In The Great New Orleans Kidnapping Case, historian Michael Ross adapts the genres of true-crime narrative and courtroom drama to recover a forgotten story that captured national attention nearly 150 years ago. In clear, bright prose illuminated by meticulous archival research, Ross deftly sorts through the complexities of Reconstruction-era politics to tell the story of two mixed-race women accused of abducting a white toddler.
Molly Digby, the seventeen-month-old daughter of a working-class Irish family in New Orleans, was allegedly taken in 1870. The historical setting is critical. As Ross notes, the case turned “an unlikely group of previously little known individuals—a working class Irish family who lived in the ‘back of town,’ a cigar-maker turned detective, and two beautiful, stylish, and publicity shy defendants—into significant actors in the unfolding drama of Reconstruction.”
The politics of that “unfolding drama” complicated the case in important ways. Louisiana was then under the governorship of Henry Clay Warmoth, a twenty-eight-year-old moderate Republican. Given its unique history, New Orleans served as a testing ground for the democratic vision of post-War Republicans. With its highly educated Afro-Creole elite (a vestige of French rule), New Orleans seemed especially suited to the interracial sharing of power.
At the same time, the case threatened to ignite an already heated racial climate—both in the city and beyond—because of its major players: a white baby allegedly taken at the hands of Afro-Creole kidnappers. By finding and then successfully prosecuting these women, the Republican administration hoped to stave off widespread accusations of incompetence and corruption levied by their Democratic opponents, thereby proving the professionalism of its interracial police force. Initially the lead detective on the case was John Baptiste Jourdain, a man characterized as “intelligent and well educated”—and also “slightly colored.” In a tremendous historical irony, an Afro-Creole detective would have to prove his fitness by prosecuting two of his own community. The case would only grow more complicated as it moved to its ambiguous conclusion.
Because of the rigid racial boundaries drawn after Reconstruction under Jim Crow, the peculiar context for this case invites speculation about what might have been: the Digby case, Ross writes, could “help explain both how Reconstruction might have succeeded and why it failed.” In effect, Ross plays a game of double-detection: The Great New Orleans Kidnapping Case is a story of detectives and their work wrapped up in a contemplation of the historian’s craft as a kind of detective work.
Throughout the book, Ross works through the larger political meaning of the case, considering matters of historical contingency, particularly the way things would change in the aftermath of Reconstruction and the coming of white-racist “redemption.” At a more intimate level, he carefully measures possible answers to the remaining mysteries of the case itself—the product of rumor, literary invention, or family lore—and always sides with the extant historical records. (The story of how Ross found the story and pursued it makes his “Afterword and Acknowledgments” among the more interesting I’ve read in years.)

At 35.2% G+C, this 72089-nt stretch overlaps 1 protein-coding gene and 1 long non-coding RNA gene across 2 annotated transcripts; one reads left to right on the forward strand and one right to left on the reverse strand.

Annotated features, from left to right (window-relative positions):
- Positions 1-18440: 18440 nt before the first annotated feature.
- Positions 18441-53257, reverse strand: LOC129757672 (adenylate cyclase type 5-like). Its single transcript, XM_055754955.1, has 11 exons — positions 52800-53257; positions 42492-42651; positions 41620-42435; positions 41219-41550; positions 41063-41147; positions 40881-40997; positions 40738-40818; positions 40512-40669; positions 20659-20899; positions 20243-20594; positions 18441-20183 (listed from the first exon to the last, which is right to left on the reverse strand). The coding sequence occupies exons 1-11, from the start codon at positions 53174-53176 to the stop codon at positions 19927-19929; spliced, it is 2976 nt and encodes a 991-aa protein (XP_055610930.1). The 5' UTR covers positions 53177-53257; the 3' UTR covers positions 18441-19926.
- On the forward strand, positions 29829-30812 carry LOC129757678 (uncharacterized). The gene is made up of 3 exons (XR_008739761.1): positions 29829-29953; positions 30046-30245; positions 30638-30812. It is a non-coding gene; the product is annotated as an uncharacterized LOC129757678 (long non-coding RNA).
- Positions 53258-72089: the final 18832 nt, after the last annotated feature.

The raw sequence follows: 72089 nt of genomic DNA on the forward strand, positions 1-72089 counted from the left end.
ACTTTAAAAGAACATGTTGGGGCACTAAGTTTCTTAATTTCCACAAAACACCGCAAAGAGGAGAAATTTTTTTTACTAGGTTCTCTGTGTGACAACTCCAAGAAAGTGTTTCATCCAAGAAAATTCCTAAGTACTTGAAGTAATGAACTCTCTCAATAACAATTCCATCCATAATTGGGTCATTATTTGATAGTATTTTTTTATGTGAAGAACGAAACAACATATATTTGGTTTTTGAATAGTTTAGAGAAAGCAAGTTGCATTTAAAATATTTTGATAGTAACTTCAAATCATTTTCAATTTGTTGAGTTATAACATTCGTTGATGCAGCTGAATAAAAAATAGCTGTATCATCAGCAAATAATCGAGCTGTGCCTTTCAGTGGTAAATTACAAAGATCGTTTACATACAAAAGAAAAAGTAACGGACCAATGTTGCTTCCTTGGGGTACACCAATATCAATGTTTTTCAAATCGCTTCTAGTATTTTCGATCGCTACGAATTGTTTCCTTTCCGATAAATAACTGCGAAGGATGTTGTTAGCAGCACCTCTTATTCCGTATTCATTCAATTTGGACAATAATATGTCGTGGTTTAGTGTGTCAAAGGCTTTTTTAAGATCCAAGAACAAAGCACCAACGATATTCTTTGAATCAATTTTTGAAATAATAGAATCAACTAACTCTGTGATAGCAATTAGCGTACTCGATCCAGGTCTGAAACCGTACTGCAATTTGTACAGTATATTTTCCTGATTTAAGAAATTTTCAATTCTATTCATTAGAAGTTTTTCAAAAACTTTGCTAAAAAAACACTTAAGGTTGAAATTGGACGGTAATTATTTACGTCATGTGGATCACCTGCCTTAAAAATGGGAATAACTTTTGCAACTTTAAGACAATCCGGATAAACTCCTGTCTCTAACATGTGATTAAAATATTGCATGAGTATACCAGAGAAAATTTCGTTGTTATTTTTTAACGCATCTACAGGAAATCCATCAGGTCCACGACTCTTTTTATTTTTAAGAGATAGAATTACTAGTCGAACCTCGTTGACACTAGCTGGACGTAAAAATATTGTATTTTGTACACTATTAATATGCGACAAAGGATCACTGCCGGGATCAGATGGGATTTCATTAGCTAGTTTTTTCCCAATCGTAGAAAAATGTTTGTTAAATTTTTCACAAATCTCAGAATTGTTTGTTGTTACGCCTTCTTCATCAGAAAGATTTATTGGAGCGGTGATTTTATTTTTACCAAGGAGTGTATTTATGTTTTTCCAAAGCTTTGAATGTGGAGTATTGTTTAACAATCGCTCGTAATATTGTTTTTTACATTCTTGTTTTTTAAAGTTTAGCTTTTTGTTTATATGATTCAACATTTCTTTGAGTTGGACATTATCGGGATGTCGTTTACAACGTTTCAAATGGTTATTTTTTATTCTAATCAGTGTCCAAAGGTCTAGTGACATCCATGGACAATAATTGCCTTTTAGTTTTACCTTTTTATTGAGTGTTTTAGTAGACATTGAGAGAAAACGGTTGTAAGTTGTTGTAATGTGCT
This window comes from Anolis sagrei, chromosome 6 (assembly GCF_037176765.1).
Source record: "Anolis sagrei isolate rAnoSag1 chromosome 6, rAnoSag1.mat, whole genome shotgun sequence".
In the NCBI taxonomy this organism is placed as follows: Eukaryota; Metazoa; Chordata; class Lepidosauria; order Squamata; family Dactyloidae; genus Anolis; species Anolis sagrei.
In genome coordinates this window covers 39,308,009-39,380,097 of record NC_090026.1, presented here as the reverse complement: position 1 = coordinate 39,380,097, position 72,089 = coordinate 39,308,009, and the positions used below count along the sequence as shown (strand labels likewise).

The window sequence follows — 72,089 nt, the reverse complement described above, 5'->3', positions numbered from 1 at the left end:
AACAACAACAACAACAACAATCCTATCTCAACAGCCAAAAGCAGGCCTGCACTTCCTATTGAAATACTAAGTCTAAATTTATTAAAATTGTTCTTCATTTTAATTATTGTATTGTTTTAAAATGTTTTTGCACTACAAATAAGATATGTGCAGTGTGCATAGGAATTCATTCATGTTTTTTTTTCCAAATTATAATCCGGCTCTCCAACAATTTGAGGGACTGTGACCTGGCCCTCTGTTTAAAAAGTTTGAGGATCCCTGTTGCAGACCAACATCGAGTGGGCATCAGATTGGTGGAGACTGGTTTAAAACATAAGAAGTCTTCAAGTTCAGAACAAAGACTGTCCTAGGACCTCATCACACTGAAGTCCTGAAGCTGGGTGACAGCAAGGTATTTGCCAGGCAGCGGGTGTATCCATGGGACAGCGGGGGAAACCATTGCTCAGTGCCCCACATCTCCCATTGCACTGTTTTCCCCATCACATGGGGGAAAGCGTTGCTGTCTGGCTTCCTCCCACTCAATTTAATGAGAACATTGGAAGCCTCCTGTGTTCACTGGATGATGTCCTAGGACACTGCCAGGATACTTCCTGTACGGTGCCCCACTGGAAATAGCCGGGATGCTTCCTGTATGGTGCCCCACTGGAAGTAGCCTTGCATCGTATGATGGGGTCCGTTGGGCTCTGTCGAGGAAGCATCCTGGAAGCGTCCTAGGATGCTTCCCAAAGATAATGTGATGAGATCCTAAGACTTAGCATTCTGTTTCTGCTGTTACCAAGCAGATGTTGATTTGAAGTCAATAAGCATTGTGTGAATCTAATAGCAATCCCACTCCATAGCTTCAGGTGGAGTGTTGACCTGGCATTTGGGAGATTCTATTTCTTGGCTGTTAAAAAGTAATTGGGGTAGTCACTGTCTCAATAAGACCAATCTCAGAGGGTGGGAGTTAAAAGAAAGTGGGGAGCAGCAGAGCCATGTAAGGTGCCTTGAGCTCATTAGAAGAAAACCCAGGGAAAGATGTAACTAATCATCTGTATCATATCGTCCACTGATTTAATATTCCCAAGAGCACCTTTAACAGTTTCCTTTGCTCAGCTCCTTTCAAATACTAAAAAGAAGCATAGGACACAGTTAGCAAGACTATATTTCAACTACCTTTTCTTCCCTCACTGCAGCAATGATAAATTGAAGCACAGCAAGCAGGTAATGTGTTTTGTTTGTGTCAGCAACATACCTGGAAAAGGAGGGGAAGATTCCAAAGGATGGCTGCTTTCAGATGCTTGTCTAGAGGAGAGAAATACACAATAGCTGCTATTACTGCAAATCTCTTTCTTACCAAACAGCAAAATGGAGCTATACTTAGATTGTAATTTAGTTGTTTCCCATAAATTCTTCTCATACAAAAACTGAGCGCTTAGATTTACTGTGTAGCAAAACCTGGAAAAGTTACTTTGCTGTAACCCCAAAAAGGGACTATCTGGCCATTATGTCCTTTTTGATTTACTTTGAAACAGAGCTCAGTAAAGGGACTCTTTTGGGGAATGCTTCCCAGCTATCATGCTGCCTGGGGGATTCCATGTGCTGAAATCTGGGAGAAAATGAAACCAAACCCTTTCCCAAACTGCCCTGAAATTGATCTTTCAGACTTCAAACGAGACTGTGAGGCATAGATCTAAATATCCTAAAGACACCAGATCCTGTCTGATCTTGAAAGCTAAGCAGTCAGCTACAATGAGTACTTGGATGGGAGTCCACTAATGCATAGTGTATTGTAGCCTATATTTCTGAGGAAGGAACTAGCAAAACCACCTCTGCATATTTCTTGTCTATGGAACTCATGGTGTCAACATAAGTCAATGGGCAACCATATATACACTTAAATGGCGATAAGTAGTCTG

Throughout, he manages to blur genres in productive ways. The text follows a tried-and-true formula for crime fiction, as Ross sets up the dramatis personae, delving into their backgrounds before telling the story of the crime and then the trial. He concludes by tracking the major players’ stories to their respective vanishing points in the historical record. The broad middle of the book adds up to a courtroom drama, with a detailed account of legal proceedings and exchanges taken from various witnesses to the case.
For readers interested in cultural matters, The Great New Orleans Kidnapping Case includes a richly textured portrait of nineteenth-century life, from prevailing attitudes about crime and criminality to Victorian gender sensibilities—all complicated by racial considerations. The colorful lives of some of these historical figures tell us a great deal about the fluidity of a newly urbanizing, industrializing nineteenth-century American society, full of upwardly (and downwardly) mobile people on the make, some of them doomed to horrible fates because of racism, others assimilating into mainstream society or middle-class respectability, and still others showing a capacity for duplicity in the style of Melvillian confidence men.
This description does only partial justice to a case and a time knotted with political, racial, and cultural complexities. That Ross manages to draw the reader into the story while patiently unraveling these complexities testifies to his immense skill as a narrative historian. The story of Reconstruction can be daunting for its level of political and racial intricacy; Ross delivers a compelling, even intimate story that deals intelligently with broad regional and national political matters at the same time. Few if any historical treatments of Reconstruction have achieved the same measure of analytical clarity in such an attractive and compelling package.
Peter Kuryla is an associate professor of history at Belmont University in Nashville, where he teaches a variety of courses having to do with American culture and writes scholarly articles about the civil-rights movement and different features of American thought.